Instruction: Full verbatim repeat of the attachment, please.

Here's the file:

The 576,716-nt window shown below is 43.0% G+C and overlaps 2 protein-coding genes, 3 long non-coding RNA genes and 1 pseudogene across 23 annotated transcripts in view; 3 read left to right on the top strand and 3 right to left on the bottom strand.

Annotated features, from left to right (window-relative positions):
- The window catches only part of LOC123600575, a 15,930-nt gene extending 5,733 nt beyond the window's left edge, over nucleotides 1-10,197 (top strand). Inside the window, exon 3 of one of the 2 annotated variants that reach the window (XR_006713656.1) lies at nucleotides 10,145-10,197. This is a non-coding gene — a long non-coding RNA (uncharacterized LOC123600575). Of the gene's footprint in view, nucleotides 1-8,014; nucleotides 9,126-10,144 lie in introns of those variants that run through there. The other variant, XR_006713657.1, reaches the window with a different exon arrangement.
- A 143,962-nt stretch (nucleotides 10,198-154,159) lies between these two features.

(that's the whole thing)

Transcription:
The 576,716-nt window shown below is 43.0% G+C and overlaps 2 protein-coding genes, 3 long non-coding RNA genes and 1 pseudogene across 23 annotated transcripts in view; 3 read left to right on the top strand and 3 right to left on the bottom strand.

Annotated features, from left to right (window-relative positions):
- The window catches only part of LOC123600575, a 15,930-nt gene extending 5,733 nt beyond the window's left edge, over nucleotides 1-10,197 (top strand). Inside the window, exon 3 of one of the 2 annotated variants that reach the window (XR_006713656.1) lies at nucleotides 10,145-10,197. This is a non-coding gene — a long non-coding RNA (uncharacterized LOC123600575). Of the gene's footprint in view, nucleotides 1-8,014; nucleotides 9,126-10,144 lie in introns of those variants that run through there. The other variant, XR_006713657.1, reaches the window with a different exon arrangement.
- A 143,962-nt stretch (nucleotides 10,198-154,159) lies between these two features.